TOR Security issues

  • This is something that should be considered before depending on TOR to provide anonymity.

    It's easier to identify TOR users than they believe, according to research published by a group of researchers from Georgetown University and the US Naval Research Laboratory (USNRL).

    Their paper, Users Get Routed: Traffic Correlation on Tor by Realistic Adversaries, is to be presented in November at November's Conference on Computer and Communications Security (CCS) in Berlin. While it's been published at the personal page of lead author Aaron Johnson of the NRL, it remained under the radar until someone posted a copy to Cryptome.

    The paper states simply that “Tor users are far more susceptible to compromise than indicated by prior work”. That prior work provided the framework for what Johnson's group has accomplished: using traffic correlation in the live TOR network to compromise users' anonymity.

    “To quantify the anonymity offered by Tor, we examine path compromise rates and how quickly extended use of the anonymity network results in compromised paths”, they write. In some cases, they found that for the patient attacker, some users can be identified with 95 percent certainty.

    more at link.

  • Rebel Alliance Developer Netgate

    Yep… Some people see Tor and want to run all of their traffic through it. That's bad.

    If you want to be sneaky, be sneakier. If it's easy and simple, odds are it isn't secure. Or at least secure as you're led to believe.

  • Now this,

    After more revelations, and expert analysis, we still aren't precisely sure what crypto the NSA can break. But everyone seems to agree that if anything, the NSA can break 1024 RSA/DH keys. Assuming no "breakthroughs", the NSA can spend $1 billion on custom chips that can break such a key in a few hours. We know the NSA builds custom chips, they've got fairly public deals with IBM foundries to build chips.

    The problem with Tor is that it still uses these 1024 bit keys for much of its crypto, particularly because most people are still using older versions of the software. The older 2.3 versions of Tor uses keys the NSA can crack, but few have upgraded to the newer 2.4 version with better keys.

    You can see this for yourself by going to a live listing of Tor servers, like Only 10% of the servers have upgraded to version 2.4.

    Recently, I ran a "hostile" exit node and recorded the encryption negotiated by incoming connections (the external link encryption, not the internal circuits). This tells me whether they are using the newer or older software. Only about 24% of incoming connections were using the newer software.

    If I read this right there is nothing you can do to improve the situation, it depends on all the TOR hosts along your path and any with the older software will be a problem.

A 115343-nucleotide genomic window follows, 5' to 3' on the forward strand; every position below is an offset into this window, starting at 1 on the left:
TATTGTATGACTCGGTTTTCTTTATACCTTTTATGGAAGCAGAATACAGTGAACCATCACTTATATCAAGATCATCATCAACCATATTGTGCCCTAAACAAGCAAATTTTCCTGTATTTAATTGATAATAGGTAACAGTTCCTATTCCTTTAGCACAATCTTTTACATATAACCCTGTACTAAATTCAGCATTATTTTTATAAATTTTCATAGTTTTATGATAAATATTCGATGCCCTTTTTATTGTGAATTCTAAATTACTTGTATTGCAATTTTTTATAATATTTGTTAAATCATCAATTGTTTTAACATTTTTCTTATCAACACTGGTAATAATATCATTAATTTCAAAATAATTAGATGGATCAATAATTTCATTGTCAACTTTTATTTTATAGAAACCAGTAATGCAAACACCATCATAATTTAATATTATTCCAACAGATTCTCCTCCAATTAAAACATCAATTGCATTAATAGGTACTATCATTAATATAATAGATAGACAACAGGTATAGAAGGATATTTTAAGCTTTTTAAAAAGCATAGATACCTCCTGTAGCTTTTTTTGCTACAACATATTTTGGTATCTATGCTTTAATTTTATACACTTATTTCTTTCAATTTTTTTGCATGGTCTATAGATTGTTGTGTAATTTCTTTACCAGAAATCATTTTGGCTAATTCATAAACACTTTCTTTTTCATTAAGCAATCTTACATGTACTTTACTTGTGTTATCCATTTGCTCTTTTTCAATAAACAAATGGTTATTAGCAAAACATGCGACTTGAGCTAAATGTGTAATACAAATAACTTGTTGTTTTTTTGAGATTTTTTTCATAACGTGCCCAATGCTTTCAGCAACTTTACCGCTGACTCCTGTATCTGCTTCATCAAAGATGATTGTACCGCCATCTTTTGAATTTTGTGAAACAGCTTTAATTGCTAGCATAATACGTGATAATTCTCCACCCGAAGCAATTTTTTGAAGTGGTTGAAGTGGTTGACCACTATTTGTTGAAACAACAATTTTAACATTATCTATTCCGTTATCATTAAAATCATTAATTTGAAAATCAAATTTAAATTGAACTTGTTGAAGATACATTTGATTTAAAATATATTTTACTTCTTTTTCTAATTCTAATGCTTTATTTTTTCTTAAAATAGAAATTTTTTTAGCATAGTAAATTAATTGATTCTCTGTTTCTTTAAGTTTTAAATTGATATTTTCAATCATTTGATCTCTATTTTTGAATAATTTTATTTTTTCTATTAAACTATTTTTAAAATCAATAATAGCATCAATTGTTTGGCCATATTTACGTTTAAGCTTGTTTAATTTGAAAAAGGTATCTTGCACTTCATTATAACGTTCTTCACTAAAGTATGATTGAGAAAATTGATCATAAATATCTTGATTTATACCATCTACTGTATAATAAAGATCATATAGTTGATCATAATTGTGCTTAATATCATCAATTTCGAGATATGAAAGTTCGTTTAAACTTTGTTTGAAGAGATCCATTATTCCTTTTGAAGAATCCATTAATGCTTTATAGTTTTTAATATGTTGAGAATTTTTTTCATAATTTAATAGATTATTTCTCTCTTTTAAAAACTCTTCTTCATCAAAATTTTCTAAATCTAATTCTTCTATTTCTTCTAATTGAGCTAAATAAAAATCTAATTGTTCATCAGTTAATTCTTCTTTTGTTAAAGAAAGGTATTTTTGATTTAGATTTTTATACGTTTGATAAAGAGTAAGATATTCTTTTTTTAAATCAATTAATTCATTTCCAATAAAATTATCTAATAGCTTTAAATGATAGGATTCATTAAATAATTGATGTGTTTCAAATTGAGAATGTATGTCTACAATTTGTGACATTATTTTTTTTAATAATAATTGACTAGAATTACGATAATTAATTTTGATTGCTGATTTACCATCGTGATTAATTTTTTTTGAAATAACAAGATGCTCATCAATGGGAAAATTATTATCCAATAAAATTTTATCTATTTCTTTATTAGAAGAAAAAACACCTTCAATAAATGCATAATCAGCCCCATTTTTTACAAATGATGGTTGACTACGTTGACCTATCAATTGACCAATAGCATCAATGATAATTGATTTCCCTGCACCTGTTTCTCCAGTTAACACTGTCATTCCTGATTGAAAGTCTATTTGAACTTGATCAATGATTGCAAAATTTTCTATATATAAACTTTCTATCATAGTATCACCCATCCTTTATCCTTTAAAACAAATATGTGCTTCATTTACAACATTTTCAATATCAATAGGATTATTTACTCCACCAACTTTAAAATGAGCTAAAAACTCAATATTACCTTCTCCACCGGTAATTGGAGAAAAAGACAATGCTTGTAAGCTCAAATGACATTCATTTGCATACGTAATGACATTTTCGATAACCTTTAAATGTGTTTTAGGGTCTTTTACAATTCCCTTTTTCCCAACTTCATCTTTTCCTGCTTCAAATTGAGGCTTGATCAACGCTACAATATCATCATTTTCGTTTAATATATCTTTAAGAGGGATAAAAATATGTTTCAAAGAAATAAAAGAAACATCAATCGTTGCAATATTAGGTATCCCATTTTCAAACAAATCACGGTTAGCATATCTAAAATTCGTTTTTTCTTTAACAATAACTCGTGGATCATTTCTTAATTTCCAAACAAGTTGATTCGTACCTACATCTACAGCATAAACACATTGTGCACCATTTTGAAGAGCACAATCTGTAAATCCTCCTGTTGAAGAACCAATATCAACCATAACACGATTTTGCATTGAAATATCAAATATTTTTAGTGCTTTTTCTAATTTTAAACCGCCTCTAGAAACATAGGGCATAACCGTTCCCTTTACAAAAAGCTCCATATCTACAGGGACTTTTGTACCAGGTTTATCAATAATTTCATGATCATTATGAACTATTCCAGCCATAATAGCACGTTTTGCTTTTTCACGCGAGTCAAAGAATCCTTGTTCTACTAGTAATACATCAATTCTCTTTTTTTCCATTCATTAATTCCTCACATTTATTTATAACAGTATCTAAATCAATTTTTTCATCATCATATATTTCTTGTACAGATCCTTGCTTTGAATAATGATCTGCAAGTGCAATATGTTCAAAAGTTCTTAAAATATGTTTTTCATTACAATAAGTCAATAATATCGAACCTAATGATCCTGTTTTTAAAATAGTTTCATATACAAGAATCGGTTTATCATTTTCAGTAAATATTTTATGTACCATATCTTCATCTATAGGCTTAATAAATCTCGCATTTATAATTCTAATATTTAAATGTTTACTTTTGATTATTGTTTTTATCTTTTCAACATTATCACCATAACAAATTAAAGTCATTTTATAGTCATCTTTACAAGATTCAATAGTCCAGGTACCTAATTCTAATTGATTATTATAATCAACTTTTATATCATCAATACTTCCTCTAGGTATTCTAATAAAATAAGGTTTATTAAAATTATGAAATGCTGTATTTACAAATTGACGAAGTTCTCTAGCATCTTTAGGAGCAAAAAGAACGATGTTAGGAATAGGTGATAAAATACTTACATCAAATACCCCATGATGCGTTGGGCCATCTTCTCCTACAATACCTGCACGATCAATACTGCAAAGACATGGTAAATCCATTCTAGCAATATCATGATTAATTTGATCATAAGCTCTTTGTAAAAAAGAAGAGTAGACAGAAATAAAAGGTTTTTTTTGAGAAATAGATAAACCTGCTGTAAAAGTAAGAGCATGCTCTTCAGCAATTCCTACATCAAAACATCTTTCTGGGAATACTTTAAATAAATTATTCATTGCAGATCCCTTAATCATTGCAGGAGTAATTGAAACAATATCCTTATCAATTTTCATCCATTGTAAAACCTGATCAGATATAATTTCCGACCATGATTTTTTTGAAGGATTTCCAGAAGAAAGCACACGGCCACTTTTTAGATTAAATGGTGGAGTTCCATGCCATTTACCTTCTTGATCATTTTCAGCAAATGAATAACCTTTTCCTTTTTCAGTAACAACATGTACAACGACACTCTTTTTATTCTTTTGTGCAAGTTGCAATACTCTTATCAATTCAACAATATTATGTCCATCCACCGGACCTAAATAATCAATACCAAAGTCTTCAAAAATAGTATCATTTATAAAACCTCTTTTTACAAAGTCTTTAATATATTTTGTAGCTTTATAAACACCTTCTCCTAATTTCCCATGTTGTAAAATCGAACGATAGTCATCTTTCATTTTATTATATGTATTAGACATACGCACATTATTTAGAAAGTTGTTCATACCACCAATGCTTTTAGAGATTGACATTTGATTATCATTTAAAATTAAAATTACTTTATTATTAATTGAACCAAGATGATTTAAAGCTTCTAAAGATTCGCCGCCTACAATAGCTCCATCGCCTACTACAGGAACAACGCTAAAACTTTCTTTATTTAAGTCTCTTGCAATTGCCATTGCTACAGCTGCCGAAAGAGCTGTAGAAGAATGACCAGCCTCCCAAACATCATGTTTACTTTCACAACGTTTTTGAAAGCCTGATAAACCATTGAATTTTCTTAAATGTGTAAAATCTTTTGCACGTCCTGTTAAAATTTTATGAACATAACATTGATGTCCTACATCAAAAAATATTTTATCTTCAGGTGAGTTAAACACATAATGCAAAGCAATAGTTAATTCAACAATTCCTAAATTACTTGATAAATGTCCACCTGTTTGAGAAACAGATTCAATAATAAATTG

• Bigger problem is connections favor the nodes with best bandwidth…  I wonder how much bandwidth they can afford?
    At the far end, exit, of the nodes, its all plain text...
    There is also the strong possibility that any number of commonly used things like java or flash will open a non-tunneled connection and there goes the anonymous-ness of it all...

    I've heard :P

    I'd consider all nodes hostile if me or a good buddy didn't own them.

  • I wonder which is more secure in actual use.

    AES or Blowfish.

    Blowfish is opensource, doesn't have anyone's "seal of approval" and hasn't been broken that I know of.

    Makes me wonder if blowfish at 128 isn't better than AES at 256?

    What do you think?

  • LAYER 8 Netgate


    At the far end, exit, of the nodes, its all plain text…

    Unless it's not. (TLS)

    There is also the strong possibility that any number of commonly used things like java or flash will open a non-tunneled connection and there goes the anonymous-ness of it all…

    If you have Java-in-the-browser and flash enabled in your Tor browser and don't default to no javascript using something like NoScript you're doing it wrong.

    You should also delete cookies after every session, etc.

  • You think most TLS cuts it?

    I wouldn't trust a key or a cert of any length or strength that I hadn't hand-carried and exchanged privately.  Especially when you consider that every packet from the initial handshake forward might be stored, replayed and picked apart if you believe the hype…  And I do.

    "The Diffie–Hellman key exchange method allows two parties that have no prior knowledge of each other to jointly establish a shared secret key over an insecure communications channel. This key can then be used to encrypt subsequent communications using a symmetric key cipher."

    ^^^^  You go ahead and trust that  ^^^^

    Anyway - The things that I would do are appropriate for denying state-backed players.  Not necessarily something some guy trying to view porn anonymously would worry about.  I mean who really cares who is looking at what porn anyway?

    I think I like a world with secrets better than without.  I don't like the chilling effect that happens when the only entity that has any privacy are the police/government but not their subjects.  (funny...  but true)

Log in to reply